Gene of the Month - Cerberus

A gene named after a mythical dog with multiple heads.
14 September 2017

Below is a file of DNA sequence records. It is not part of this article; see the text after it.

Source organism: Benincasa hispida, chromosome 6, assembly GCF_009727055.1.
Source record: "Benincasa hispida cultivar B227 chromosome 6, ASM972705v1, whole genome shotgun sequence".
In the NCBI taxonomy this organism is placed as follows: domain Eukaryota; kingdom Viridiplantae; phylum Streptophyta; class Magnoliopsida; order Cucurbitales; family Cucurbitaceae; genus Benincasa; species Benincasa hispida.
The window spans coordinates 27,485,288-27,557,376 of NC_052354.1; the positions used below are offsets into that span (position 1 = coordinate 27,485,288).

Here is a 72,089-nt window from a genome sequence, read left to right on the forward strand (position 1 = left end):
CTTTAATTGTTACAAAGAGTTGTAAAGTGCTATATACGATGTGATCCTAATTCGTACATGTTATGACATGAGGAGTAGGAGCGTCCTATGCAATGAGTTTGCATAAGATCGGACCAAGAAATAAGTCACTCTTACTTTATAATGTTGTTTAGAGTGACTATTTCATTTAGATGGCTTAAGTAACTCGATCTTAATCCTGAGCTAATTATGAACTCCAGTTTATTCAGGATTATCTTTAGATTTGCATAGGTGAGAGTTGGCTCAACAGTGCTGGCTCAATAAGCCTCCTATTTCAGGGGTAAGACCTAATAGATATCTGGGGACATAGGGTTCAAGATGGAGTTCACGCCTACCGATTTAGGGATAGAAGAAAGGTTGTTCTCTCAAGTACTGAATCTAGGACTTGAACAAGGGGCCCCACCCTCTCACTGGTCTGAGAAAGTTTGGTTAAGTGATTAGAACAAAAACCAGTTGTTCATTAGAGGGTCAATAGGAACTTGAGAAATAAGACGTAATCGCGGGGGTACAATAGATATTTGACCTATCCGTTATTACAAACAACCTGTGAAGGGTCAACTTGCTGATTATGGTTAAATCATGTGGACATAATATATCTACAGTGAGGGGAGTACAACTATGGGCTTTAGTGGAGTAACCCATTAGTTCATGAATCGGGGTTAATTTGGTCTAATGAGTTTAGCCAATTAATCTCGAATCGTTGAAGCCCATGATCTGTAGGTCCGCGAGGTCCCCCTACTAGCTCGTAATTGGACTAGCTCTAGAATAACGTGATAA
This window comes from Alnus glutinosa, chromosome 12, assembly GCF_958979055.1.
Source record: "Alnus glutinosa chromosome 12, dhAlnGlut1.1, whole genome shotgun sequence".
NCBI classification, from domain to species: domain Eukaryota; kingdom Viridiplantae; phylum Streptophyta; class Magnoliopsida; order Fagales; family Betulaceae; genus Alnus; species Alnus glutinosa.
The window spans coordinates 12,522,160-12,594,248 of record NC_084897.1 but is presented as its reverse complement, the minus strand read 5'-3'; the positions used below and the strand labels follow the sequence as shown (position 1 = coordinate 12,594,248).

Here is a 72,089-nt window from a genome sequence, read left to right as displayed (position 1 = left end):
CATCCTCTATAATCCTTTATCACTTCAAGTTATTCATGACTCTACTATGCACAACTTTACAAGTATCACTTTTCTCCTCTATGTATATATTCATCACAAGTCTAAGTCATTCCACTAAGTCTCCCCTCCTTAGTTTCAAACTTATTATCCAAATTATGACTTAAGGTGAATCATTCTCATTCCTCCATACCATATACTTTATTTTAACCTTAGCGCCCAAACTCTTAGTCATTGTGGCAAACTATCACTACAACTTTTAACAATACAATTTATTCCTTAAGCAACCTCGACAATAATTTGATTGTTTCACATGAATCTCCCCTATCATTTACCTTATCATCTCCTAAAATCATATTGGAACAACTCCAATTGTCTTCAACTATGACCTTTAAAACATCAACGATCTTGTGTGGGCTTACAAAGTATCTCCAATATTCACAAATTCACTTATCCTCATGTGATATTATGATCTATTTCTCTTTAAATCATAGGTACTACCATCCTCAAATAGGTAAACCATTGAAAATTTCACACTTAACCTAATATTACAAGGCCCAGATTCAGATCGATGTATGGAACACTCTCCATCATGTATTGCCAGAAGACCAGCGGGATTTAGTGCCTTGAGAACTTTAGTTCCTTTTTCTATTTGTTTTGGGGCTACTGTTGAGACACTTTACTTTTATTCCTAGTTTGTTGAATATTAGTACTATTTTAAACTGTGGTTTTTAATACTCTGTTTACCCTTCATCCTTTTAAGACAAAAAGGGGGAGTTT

According to Greek mythology, Cerberus is the infamous Hound of Hades - the multi-headed guard dog responsible for watching over the gates of hell and making sure none of the naughty people get out, because, fairly obviously, who would want to try and break in? So it’s no surprise that this big bad dog is the inspiration for the name of a gene that can induce extra heads, hearts and livers in frog tadpoles. The story starts with researchers at the University of California, Los Angeles, who noticed a particularly abundant messenger RNA in developing tadpoles - messenger RNA being the message that’s produced when a gene is read. When they purified it and injected it into frog embryos, they saw strange double-headed creatures, and some with duplicated organs too. That was back in 1996, and since then scientists have found versions of Cerberus in many other organisms, including mammals and humans - and while altering Cerberus activity isn’t enough to grow animals with extra heads, it seems to be very important for proper development of the head and heart, and also for setting up the differences between the left and right sides of the body. In keeping with the hellbound theme, when Japanese researchers discovered a new gene related to Cerberus in fish, they named it Charon, after the mythical Greek boatman who ferries dead souls across the River Styx to their final destination in Hades. And a version of Cerberus in chickens is known as Caronte, the Italian name for the same character. We don’t know if it’s strictly true to the story, but we do like to imagine that he has extra-large pockets full of dog biscuits for Cerberus’s multiple mouths.


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